The forces on the joints are rather high. I would estimate that the bottom could see a tension load as high as 3000 lbs. This assumes a boat that is 24' long and 24" deep with a 500 lb load in the middle. If you pretend that the boat is a simple beam supported at each end (like having the bow up on a steep bank and the stern in the water).

    Cut a groove into the face of one section, glue the o-ring in and bolt it up to the next section. I do not think that you need a gasket with a lot of movement, if your joint is moving the boat is going to fall apart.

    I would use bolts with plate washer that you could drop into slots, rather than putting them through holes. The nuts could stay on the bolts and only have to be tightened or loosened a little bit. It would make assembly much easier.

    C.O.
     
  10. wardd
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    wardd Senior Member

    A couple advantages of the tube is replacements can be gotten almost anywhere, the grove for it doesn't have to be made to a high standard as long as it's smooth and wont puncture the tube

    to join the sections an aluminum strap a couple inches wide with one inch holes in it every few inches could be glass bonded to the inner hull with attachments welded to the ends at the joins, to be bolted

    would only take a few minutes to join the sections with a ratchet wrench
     
  11. ancient kayaker
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    ancient kayaker aka Terry Haines

    The gasket needs a certain thickness to take up flexing, which is going to happen to the mating ends of the sections even if the mechanical joint itself is stable. That results in a discontinuity around the hull exterior which is going to generate some turbulence, and therefore drag.

    If the gap is eliminated there would be no space for a seal. However, a thin (not necessarily adhesive) tape can be run around the joint, sheer to sheer, to provide a smooth surface across the transition. Hydrostatic pressure should create a seal. Very simple and easy to do, but I'm not sure I would want to trust my life to it.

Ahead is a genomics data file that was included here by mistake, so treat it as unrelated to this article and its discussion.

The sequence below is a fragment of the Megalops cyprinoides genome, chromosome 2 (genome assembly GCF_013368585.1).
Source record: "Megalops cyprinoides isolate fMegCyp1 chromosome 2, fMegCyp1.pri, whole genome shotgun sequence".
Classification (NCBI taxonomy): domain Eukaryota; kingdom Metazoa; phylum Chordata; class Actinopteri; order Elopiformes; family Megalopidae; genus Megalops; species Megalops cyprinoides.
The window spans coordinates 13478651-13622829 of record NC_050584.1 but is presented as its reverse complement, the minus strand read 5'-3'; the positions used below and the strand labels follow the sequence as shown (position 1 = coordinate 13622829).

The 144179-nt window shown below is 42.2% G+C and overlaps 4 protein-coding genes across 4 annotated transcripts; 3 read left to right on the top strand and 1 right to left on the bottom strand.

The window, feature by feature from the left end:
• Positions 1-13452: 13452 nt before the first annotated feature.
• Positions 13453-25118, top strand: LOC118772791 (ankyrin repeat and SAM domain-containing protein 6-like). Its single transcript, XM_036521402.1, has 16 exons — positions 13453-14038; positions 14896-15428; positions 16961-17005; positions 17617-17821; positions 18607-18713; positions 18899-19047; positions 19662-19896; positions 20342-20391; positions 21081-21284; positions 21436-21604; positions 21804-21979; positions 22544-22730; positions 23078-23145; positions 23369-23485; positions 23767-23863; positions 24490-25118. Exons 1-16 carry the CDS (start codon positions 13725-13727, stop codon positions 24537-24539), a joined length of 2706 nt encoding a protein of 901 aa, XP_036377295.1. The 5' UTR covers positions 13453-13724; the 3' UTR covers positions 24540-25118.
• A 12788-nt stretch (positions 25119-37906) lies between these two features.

12. wardd
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    wardd Senior Member

    the inflatable tube idea i got from jet fighter canopies
     
  13. ancient kayaker
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    ancient kayaker aka Terry Haines

    The tape idea I got from shrink-wrapped groceries: a bit more mundane :)
     
  14. wardd
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    wardd Senior Member

    would minor flexing stretch and or tear the tape?
     

  15. ancient kayaker
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    ancient kayaker aka Terry Haines

    Possibly, but if there is no gap between the sections it should be possible to have them rigidly attached together, since there is no elastomeric seal between them. If flexing can be eliminated the tape may be OK. You could use duct tape but it would look icky and the stuff I get won't let go!

    No paddler with a wood kayak or canoe should leave home without it! Discovery TV channel have done some interesting things with duct tape, including building a working, 2-man sailboat and lifting a car.

    I was unable to get hold of my favorite double-sided outdoor carpet tape so I used duct tape to make my last sail from a tarp. I rolled it with the adhesive outside (dah) and used the tube like double-sided tape: it worked!